Wednesday, September 17, 2008

Guns Not Roses

One year ago Mark Benjamin highlighted the escalating arms transfers to Iraq by the United States. In testimony before the Senate Armed Service Committee General David Petraeus noted that "Iraq is becoming one of the United States' larger foreign military sales customers."

The transfer and sales of arm to Iraq and around the world have only escalated. US government-brokered arms sales are now expected to reach $34 billion for the fiscal year. It is a 45% increase from the year before. The NYT reported Sunday that “about 60 countries get combined annual military aid from the United States totaling $4.5 billion a year to buy American weapons. Israel and Egypt receive more than 80 percent of that aid.”

The United States is the largest supplier of weapons and weapons systems in the world. Arms sales have always been a key instrument of U.S. foreign policy. They are central to the invasions of Afghanistan and Iraq, and a price of alligence for other countries around the world. They also create hugh profits for the arms merchants Lockheed Martin Corp, Boeing Co, Northrop Grumman Corp, General Dynamics Corp and Raytheon Co.

"This is not about being gunrunners," said Bruce Lemkin, the Air Force deputy undersecretary who is helping to coordinate many of the biggest sales. "This is about building a more secure world."

As part of our campaign to heal the wounds of war, and promote alternatives to war funding we promote four Peacebuilding measures.

Stop funding the U.S. military presence in Iraq
Negotiate a timetable for a complete withdrawal of U.S. forces
Withhold funding allocated for arming Iraq’s sectarian militias and armed forces
Suspend plans to implement a $60 billion U.S. arms package to the region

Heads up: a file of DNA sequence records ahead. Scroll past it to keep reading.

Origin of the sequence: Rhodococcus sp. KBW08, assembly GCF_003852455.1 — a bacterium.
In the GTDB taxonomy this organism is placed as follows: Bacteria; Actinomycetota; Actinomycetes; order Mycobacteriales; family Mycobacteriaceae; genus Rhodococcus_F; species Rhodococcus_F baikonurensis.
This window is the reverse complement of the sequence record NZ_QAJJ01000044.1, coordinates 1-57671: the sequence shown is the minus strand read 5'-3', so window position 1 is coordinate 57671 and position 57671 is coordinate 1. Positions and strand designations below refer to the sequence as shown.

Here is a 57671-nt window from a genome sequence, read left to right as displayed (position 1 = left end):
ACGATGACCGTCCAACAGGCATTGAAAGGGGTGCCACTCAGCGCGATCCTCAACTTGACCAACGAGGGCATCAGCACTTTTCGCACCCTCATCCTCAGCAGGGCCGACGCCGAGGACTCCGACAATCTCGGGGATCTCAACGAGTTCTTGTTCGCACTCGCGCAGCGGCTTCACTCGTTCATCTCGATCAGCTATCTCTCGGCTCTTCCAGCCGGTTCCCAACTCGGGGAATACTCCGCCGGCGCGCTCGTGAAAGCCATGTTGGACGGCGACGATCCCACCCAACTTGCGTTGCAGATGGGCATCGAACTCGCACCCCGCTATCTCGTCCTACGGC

Mark Malan, writing for Refugees International spells out the dangers of the dominant role the military is playing in shaping US foreign policy.

“Foreign assistance represents less than one percent of the federal budget, while defense spending is 20%. The U.S. military has over 1.5 million uniformed active duty employees and over 10,100 civilian employees, while the Department of State has some 6,500 permanent employees. Although several high-level task forces and commissions have emphasized the urgent need to modernize our aid infrastructure and increase sustainable development activities, such assistance is increasingly being overseen by military institutions whose policies are driven by the Global War on Terror, not by the war against poverty. Between 1998 and 2005, the percentage of Official Development Assistance the Pentagon controlled exploded from 3.5% to nearly 22%, while the percentage controlled by the U.S. Agency for International Development (USAID) shrunk from 65% to 40%.”

Tuesday, September 16, 2008

Number of Iraqis Resettled

Last Friday the State Department held a press conference to announce meeting the goal of resettling 12,000 Iraqis. It was a dramatic increase over the 1,600 admitted the year before. Ambassador James B. Foley, the secretary of state's special coordinator for refugees confirmed ‘he expected to exceed that total in the coming year.’ The US government numbers are based on the fiscal year that runs from October through September. The goal for the coming year is 17,000.

The office of United Nations High Commissioner for Refugees (UNHCR) has a list of 90,000 Iraqis in the region seeking resettlement. In June, while visiting Jordan, I met one of those families. To learn more, read Su’ad’s Story.

To find out how you can help Iraqi families arriving in the United States visit this page. You will find background information on the needs facing Iraqis as well as the agencies around the country that are helping Iraqi families begin a new life in the United States.